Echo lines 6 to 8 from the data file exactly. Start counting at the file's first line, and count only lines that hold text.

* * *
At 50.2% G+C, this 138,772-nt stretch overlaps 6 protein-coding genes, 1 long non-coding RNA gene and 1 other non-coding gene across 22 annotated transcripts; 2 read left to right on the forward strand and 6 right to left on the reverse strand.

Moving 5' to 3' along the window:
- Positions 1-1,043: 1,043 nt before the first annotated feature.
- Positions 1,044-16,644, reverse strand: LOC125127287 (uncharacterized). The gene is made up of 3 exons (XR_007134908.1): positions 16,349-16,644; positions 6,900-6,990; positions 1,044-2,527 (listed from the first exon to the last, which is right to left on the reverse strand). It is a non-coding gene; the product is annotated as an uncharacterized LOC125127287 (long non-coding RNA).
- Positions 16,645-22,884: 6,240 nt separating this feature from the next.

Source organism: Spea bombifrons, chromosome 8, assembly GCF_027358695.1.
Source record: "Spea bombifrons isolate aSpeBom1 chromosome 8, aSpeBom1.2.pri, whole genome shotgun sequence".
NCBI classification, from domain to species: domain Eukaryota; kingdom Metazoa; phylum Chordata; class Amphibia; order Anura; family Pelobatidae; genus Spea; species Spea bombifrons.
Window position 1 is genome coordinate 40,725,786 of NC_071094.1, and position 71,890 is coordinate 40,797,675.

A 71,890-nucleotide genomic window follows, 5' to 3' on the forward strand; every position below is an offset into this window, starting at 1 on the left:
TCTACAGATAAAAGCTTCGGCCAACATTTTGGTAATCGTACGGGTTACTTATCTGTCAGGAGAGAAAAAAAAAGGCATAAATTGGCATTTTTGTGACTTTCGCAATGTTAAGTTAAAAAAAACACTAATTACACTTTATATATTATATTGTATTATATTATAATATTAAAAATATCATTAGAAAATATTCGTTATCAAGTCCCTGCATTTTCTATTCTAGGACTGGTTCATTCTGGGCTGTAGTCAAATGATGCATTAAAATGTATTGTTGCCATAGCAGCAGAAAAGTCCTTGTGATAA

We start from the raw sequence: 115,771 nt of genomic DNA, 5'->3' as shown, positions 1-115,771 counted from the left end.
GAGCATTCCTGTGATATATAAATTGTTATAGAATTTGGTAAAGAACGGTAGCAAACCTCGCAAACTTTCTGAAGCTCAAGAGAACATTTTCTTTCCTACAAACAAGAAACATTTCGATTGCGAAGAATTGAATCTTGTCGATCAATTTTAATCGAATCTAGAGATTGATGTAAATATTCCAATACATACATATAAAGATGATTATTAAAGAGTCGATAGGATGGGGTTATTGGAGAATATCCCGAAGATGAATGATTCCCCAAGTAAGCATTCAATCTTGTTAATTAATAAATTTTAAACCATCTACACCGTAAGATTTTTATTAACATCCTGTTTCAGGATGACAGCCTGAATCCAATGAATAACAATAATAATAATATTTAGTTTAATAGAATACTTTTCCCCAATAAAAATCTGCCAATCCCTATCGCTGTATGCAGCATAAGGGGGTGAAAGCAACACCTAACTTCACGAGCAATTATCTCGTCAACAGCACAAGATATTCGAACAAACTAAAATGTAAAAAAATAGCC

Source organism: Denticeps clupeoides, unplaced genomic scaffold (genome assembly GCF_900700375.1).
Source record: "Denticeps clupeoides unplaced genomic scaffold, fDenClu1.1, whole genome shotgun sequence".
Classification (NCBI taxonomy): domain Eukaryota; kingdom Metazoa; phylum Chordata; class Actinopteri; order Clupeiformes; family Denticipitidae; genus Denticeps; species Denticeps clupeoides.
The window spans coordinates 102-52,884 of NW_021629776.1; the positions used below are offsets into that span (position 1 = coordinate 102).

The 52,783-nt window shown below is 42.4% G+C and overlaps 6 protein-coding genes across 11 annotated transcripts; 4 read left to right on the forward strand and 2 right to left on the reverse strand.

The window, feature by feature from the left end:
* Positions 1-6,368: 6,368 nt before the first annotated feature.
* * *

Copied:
Source organism: Spea bombifrons, chromosome 8, assembly GCF_027358695.1.
Source record: "Spea bombifrons isolate aSpeBom1 chromosome 8, aSpeBom1.2.pri, whole genome shotgun sequence".
NCBI classification, from domain to species: domain Eukaryota; kingdom Metazoa; phylum Chordata; class Amphibia; order Anura; family Pelobatidae; genus Spea; species Spea bombifrons.